Cats – why you should never buy more than one can of cat food!

10 August, 2006

Up until 2 weeks’ ago, the adult cats were eating 9 chicks every evening. These chicks, by the way, are frozen day-old chicks which are thawed before being fed to the cats.

The egg-sac was still intact in these day-old chicks, and the cats relished the moment when they bit through the sac and the yolk spilt over their jaws onto the floor, forming a little yellow sticky puddle which they could lick at leisure. Ah, the pleasures of being a cat!

About 2 weeks’ ago I started running out of chicks. The supplier I was using wasn’t doing deliveries because of the heat wave. Fortunately I found a new supplier which specialised in poultry for reptiles. They supplied zoos and pet shops. They even had a refrigerated delivery van.

Then my mother-in-law kindly gave me her old chest freezer which was perfect for storing raw cat food.

So I ordered 600 chicks.

Buying in bulk meant that even after factoring in steep delivery charges, I was paying a mere 5p per chick. When I’d bought chicks from the reptile section of the pet superstore, they cost me 20p each. The savings implications are obvious. These chicks were top-of-the-range chicks, or so I thought.

But we all know that the nature of cats is to keep us guessing, to act contrary to what we expect of them, and through uncertainty, to keep us in a state of gibbering slavery and readiness to please.

So they’ve decided that with 600 chicks on tap, they’re no longer into chicks.

They’ve averaged about 1.5 chicks per night instead of the 3 chicks. One night Maya the Bengal threw up her chick all over the floor.

That’s cats for you. Hands up who hasn’t done this:  You go out to a supermarket and see a new brand of cat food and buy maybe one can, you feed it to them and they chew the edges of the plate to get all the crumbs. Ha-hah! You rub your hands in glee, you’ve finally found something that pleases all three cats! So you buy a whole caseful, and guess what? They act like you’re force-feeding them cat litter and refuse to eat it.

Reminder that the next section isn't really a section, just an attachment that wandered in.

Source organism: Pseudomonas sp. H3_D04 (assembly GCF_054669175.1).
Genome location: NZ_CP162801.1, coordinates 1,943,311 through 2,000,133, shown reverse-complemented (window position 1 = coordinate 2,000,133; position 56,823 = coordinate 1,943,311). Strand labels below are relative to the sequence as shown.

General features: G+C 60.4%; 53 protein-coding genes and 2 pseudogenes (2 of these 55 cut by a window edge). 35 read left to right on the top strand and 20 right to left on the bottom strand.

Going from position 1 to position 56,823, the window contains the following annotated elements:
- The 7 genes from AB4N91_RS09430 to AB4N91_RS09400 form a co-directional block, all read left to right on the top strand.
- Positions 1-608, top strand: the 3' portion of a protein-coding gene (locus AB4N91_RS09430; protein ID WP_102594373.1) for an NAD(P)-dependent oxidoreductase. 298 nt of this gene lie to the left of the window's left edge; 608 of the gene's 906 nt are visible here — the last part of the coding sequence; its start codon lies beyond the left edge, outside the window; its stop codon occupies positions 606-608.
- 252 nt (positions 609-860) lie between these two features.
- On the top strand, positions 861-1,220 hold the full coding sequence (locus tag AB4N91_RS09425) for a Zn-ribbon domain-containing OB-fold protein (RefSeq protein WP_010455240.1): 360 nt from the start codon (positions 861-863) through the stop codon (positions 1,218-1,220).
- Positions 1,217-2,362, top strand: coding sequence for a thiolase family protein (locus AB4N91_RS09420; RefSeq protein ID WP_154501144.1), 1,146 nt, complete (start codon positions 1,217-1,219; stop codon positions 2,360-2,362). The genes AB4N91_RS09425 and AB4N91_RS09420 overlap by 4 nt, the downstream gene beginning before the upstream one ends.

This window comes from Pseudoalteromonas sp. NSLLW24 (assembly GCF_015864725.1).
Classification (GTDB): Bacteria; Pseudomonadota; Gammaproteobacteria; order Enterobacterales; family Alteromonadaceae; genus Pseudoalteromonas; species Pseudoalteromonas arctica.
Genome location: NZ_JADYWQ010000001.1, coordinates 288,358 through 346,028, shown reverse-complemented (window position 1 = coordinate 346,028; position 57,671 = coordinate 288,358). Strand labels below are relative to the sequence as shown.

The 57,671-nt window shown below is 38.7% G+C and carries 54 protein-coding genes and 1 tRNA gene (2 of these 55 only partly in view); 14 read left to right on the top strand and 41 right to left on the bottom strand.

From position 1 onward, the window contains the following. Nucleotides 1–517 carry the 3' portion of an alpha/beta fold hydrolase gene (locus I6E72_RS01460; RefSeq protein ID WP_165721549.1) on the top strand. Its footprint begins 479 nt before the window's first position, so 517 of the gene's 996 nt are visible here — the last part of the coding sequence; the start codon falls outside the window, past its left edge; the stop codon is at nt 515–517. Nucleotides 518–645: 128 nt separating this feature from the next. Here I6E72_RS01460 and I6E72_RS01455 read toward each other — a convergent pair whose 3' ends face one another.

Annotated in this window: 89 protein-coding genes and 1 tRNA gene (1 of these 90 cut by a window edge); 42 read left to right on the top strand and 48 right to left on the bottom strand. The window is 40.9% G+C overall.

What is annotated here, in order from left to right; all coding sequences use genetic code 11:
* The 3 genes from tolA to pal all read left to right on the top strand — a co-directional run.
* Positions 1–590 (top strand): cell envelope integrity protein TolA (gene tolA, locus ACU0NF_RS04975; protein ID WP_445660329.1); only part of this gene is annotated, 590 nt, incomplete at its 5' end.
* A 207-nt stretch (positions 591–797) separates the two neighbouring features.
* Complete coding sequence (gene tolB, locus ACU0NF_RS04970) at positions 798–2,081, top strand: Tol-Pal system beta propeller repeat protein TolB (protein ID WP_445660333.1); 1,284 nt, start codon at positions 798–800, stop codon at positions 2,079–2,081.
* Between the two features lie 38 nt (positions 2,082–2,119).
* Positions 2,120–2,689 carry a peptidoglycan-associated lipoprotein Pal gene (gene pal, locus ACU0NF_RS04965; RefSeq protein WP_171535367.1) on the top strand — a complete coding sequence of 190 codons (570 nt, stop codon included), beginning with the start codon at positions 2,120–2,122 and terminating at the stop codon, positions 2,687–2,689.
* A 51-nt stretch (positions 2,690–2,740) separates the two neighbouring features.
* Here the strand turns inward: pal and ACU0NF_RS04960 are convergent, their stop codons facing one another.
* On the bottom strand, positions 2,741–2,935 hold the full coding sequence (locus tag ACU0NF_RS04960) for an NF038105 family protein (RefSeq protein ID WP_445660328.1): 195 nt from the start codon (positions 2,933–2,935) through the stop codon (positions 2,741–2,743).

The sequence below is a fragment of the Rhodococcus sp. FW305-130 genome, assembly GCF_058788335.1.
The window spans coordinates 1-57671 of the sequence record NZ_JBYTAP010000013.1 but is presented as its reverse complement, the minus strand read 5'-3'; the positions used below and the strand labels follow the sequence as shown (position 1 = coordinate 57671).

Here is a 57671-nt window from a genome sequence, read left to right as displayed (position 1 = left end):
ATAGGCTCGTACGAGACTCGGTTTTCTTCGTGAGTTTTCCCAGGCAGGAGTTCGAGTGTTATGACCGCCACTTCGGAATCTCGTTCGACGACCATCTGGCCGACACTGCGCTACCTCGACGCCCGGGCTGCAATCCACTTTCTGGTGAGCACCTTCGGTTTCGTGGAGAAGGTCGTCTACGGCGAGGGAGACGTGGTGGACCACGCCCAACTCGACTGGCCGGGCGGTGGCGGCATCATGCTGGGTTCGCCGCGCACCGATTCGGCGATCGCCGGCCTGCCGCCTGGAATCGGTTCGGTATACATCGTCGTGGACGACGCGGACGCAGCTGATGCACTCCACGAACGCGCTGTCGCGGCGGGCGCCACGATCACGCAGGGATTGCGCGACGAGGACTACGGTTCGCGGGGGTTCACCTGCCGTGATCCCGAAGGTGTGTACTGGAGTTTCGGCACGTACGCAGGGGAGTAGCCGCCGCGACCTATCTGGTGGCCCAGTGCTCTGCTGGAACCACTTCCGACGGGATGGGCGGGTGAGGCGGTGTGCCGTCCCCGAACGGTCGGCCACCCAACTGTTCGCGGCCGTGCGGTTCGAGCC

I have a cupboard full of cat food, so expensive it must have been made from rare-breed virgin lamb serenaded by Carmelite nuns, and taste-tested and approved by 9.9 out of 10 cats, but given the paws-down by my cats. And now … a freezer full of chicks. Ah well … only 545 chicks to go.



  1. Oh dear, you really make me laugh! 600 chicks! You should have known better.

    Do you think the new supplier gave you sub standard meat?

  2. Yep – 600 chicks.

    And I’m glad someone finds it amusing.

    It could have been sub-standard meat. The chicks don’t seem to be as plump as those from the other supplier. I think I’ll have to drop them a note. Sigh – how do you explain to a reptile/raptor food supplier that their chicks failed the taste test with cats?

    Do you want some frozen chicks? How many? 50? 100? Pretty please?

  3. The cats definitely know when there is something off with food especially frozen. I try and give raw food twice a week and vary what I give them. Mince lamb or mutton goes down a treat, I just buy a little more when shoppig and give it to the cats. Raw fish drives them crazy and I save this for birthdays and if they have been to the vets.

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